Commenting on the threat to prosecute CIA interrogators and Bush Administration officials for “torture,” Marty Peretz of the New Republic says ” I Don’t Lose Sleep Over Terrorists Being Walled .” Peretz thinks there are too “many Democrats who want to keep George Bush alive indefinitely, and one of the ways of doing this is by flaying members of his administration.” Politically, he believes “this will be a disaster for Obama who has got to be seen as trying to capture the future, not sustaining the past.”

Peretz is particularly alarmed by what he calls a mind-boggling story by Craig Whitlock in this past Wednesday’s Washington Post . The story is on various European prosecutors and their intentions to pursue “Bush Officials Over Prisoner Treatment.” Here’s Peretz:

He [Whitlock] quotes one official at the United Nations (where matters of justice and injustice are dealt with so punctiliously) thrilled at his expectation that “torture is an international crime irrespective of the place where it is committed . . . This will be something that will be haunting C.I.A. officials, or Justice Department officials, or the vice president, for the rest of their lives.” Whitlock also quotes another U.N. official who investigates torture crimes—an Austrian lawyer, no less—arguing that Washington ought to pay financial compensation to “torture victims,” including Al Qaeda leaders who were water-boarded. How about that, Senator Levin?

But Peretz missed an even bigger “mind-boggling” claim by that UN official, who happens to be someone named Manfred Nowak. Not only does Nowak suggest that the U.S. pay financial compensation to “torture victims,” he suggests that if President Obama were to keep his promise not to prosecute CIA officials—and one supposes Cheney, Rice, Justice Department lawyers, et al.,—for “torture” then the Obama administration can be prosecuted by foreign lawyers for violating international law, specifically the U.N. Convention Against Torture. Here’s the complete quote from the article:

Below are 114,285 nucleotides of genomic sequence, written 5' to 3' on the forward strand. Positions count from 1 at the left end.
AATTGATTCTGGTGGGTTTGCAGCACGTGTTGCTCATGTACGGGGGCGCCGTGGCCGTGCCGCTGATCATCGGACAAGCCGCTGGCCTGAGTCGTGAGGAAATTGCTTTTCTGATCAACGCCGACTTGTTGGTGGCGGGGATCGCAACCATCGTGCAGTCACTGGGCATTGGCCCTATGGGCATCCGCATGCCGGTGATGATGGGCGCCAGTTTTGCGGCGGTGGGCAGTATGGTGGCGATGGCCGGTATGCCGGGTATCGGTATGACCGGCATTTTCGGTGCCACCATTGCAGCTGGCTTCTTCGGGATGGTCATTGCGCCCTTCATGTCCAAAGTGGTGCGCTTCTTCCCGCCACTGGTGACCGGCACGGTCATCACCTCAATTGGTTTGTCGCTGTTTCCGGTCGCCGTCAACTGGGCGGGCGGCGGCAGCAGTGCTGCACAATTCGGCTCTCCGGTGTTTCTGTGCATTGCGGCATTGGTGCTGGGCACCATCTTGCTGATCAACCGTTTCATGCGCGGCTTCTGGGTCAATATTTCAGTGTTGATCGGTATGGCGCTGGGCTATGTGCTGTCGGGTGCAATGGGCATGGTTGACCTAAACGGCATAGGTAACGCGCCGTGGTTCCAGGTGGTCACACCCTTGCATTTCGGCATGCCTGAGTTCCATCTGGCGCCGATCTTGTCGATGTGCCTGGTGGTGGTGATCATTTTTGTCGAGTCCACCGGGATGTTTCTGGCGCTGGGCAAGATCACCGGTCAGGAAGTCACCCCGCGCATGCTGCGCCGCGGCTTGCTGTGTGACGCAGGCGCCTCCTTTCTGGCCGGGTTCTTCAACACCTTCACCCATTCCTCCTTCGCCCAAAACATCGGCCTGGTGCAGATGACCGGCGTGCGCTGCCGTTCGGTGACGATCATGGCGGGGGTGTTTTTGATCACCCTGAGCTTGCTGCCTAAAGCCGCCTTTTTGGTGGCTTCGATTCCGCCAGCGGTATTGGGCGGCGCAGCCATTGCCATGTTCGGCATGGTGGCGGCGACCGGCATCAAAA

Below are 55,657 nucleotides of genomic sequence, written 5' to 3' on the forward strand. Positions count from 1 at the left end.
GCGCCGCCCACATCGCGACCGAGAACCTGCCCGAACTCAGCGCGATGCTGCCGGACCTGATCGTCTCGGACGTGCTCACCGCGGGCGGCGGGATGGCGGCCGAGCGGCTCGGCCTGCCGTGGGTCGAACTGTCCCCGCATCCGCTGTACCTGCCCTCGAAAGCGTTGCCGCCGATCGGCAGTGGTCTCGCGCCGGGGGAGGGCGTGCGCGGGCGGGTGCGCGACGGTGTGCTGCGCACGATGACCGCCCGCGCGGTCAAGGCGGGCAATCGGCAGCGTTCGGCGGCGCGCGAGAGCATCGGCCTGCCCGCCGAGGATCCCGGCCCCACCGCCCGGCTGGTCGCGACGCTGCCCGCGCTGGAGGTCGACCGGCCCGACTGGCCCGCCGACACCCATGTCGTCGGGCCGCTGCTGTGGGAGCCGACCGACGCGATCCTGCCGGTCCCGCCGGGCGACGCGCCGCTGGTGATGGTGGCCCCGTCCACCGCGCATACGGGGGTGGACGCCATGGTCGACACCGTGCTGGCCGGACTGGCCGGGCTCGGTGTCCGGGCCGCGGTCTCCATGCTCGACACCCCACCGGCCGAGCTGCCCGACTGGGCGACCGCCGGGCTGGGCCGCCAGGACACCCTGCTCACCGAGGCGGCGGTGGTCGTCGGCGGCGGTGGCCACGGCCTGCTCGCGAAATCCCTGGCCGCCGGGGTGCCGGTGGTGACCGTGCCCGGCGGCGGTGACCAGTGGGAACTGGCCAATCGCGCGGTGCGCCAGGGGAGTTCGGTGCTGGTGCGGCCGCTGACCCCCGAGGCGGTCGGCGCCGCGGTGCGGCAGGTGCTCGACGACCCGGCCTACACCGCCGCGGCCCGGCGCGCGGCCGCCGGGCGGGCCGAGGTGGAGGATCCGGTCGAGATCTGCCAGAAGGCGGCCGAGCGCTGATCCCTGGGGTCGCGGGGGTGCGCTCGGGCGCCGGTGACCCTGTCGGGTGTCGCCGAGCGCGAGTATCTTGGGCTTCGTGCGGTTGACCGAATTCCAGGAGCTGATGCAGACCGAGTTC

Manfred Nowak, another senior U.N. official who investigates torture accusations, said the Obama administration is violating terms of the U.N. Convention Against Torture by effectively granting amnesty to CIA interrogators. He said the United States, as a signatory to the treaty, is legally obligated to investigate suspected cases of torture. He also said Washington must provide compensation to torture victims, including al-Qaeda leaders who were waterboarded.

“One cannot buy the argument anymore that this does not amount to torture,” he said. “These memos are nothing but an attempt to circumvent the absolute prohibition on torture.”

Just in case you need this translated, Nowak is saying that CIA interrogators are war criminals. From this we can reasonably conclude he is also claiming that those who ordered them to conduct the interrogations are also war criminals (e.g., Bush, Cheney, Rice, and who knows how many Justice Department lawyers). But most shockingly, he explicitly claims that if the Obama administration refuses to prosecute CIA interrogators (and by logical extension those who ordered such interrogations) then they are complicit in their war crimes. More particularly they are guilty of violating the U.N. Convention Against Torture.

How about that, President Obama?

Articles by Keith Pavlischek

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